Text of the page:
Golconda is also known as ‘Shepherd’s Hill’ or ‘Golla Konda’, in Telugu. According to a legend, a shepherd boy found an idol on the rocky hill called ‘Mangalavaram’. This news reached the Kakatiya king, who was then ruling Golconda. He ordered the construction of a mud fort around the holy spot. Later, the fort was expanded by the Qutub Shahi kings into a huge structure made of granite. The highlight of the Golconda fort today is the sound and light show which depicts the glorious past of this grand fortress. This audio – visual extravaganza is presented in English, Hindi and Telugu.
Shaniwar Wada, Pune- Maharashtra
The Shaniwar Wada Palace Fort of the Maratha Dynasty lies in the heart of Pune city. It covers six and a quarter acres in central Pune. Constructed in 1732 as the seat of the Peshwa (prime ministers of the Maratha Empire) it remained the political capital of the Empire until its annihilation. While the Palace was destroyed in a big fire in 1827, the mammoth structure of the walls survived the fire.
Shaniwar Wada is a real specimen of Maratha culture and the architectural design shows the influence of Mughal style and the feature of Maratha artistic styles. The 21 feet tall massive door of the palace known as Delhi Darwaza is one of the remains of the grand old Palace.
Ranthambhore Fort, Rajasthan
In the heart of the Ranthambhore Nation Parts lies a Colossal Fort surrounded by jungles built in 994AD by Sapaldaksh Chauhana to thwart invasions by Persian invaders. It went on to be taken over by the Rajputs and then the Mughals . Then came Alauddin Khilji, a ruler of Afghan descent. The Rajputs had mastered the art of guerilla warfare and countered to hold out against the Sultanate, but had not contended with Khilji’s military tactics. Alauddin Khilji captured Ranthambhore fort in 1303 and destroyed the temples within its walls.
Having passed through the hands of so many dynasties the fort tells many tales. Today is visited by many because of its great location in the center of the National Park home to many varieties of India’s Wildlife including the much diminishing Bengal Tiger (Indian Tiger).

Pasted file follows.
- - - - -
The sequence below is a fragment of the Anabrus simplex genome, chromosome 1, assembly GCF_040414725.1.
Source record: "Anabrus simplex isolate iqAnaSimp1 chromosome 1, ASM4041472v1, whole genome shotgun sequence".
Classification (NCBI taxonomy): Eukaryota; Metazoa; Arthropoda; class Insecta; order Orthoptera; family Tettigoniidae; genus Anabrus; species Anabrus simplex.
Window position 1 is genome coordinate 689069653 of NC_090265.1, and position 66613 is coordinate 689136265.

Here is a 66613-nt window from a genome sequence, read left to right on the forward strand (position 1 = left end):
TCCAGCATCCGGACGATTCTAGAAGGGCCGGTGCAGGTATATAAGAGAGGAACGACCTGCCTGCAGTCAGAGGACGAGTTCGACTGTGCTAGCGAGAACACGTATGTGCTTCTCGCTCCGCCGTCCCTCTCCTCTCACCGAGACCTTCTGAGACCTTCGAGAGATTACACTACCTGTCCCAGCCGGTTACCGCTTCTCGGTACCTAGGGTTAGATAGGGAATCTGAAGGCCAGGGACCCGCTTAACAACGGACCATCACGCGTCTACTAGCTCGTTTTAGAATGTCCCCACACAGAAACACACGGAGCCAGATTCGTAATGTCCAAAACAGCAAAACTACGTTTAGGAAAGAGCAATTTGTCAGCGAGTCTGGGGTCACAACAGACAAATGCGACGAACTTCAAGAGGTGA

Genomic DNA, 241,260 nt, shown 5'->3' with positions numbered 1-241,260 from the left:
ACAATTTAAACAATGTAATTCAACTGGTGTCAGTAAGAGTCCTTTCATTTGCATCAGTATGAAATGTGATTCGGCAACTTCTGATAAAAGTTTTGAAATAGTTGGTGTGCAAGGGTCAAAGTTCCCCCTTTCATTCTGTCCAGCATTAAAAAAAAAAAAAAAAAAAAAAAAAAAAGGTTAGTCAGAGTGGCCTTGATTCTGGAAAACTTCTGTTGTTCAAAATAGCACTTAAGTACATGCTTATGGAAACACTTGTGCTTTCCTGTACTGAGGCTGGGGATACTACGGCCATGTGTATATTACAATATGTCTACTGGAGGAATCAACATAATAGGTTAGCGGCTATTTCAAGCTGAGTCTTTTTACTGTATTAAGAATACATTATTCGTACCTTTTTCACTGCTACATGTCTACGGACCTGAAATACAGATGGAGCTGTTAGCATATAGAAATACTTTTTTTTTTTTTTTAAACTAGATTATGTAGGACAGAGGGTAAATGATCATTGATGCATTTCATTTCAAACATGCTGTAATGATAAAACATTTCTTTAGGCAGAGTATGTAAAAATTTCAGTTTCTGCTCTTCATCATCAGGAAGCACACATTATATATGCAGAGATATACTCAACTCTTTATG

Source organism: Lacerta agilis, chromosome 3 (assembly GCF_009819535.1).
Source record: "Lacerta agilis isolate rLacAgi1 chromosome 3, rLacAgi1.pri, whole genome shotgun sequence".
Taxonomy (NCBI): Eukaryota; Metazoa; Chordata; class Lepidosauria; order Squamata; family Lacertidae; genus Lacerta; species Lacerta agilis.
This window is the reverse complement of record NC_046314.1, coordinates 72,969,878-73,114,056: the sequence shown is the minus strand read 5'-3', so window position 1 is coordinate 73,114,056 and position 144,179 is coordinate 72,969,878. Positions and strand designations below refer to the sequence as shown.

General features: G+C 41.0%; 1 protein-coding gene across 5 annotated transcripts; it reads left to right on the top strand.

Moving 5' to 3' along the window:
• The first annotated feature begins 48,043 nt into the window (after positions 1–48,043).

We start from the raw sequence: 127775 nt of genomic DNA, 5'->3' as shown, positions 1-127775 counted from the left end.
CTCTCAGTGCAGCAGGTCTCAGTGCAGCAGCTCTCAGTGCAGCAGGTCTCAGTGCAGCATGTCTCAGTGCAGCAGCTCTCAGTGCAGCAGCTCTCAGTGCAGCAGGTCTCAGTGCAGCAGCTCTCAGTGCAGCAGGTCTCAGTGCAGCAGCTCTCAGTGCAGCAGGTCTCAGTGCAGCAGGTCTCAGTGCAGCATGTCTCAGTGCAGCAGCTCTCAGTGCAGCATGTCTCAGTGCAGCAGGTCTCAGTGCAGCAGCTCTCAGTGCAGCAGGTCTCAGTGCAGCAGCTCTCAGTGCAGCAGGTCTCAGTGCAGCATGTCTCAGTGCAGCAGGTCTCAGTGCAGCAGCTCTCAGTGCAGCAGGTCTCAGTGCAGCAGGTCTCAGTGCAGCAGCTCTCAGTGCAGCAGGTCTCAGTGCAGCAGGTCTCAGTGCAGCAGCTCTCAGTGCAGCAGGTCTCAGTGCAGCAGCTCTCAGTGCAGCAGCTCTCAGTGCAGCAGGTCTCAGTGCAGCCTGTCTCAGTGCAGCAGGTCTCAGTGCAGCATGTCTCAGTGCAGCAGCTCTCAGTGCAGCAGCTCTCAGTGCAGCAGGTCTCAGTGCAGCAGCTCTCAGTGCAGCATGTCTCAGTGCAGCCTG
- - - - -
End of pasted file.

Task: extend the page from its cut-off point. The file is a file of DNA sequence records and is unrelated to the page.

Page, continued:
Agra Fort, Agra
Another UNESCO World Heritage site, the Argra Fort about 2.5 km northwest of its much more famous sister monument, the Taj Mahal. The fort can be more accurately described as a walled palatial city.
This brick Fort was held by the Rajputs and was home to the Sultan of Delhi. After he was killed in the battle of Panipat, the Mughals captured the fort and its vast treasure which included the diamond that was later named as the Koh-i-Nor diamond
The Fort includes a number of important buildings and sites including: The Jahangiri mahal built by Akbar for his son Jehangir, The Khas Mahal a white marble palace with beautiful paintings on the marble, The Musamman Burj – a large, octagonal tower with a balcony facing the Taj Mahal, Mina Masjid (Heavenly Mosque), Pearl Mosque, Nagina Masjid (Gem Mosque) a mosque especially designed for the ladies of the court, featuring the Zenana Mina Bazaar (Ladies Bazaar) Naubat Khana (Drum House) – a place where the king’s musicians played and lots more.
Chittorgarh Fort, Rajasthan
The biggest fort in Asia, this Fort is situated on a hilltop near Chittorgarh town in the Indian state of Rajasthan. It is one of the most historically significant forts not only of Rajasthan but of the whole of North India. This colossal fort covers an expanse of 700 acres. Perhaps the most remarkable feature of the palace fort is its splendid series of canopied balconies. The complex also houses stables for elephant and horses, but is now in ruins.
This fort includes a number of temples like the Naulakha Bhandar (nine lakh treasury), the Shringar Chaori Jain Temple with detailed carvings of gods and goddesses on the outside, the Mira Bai Temple, the Brahma Temple and many more. The most imposing monuments in Chittor however are the dual towers that stand as a grim reminder of the jaded grandeur of Chittor.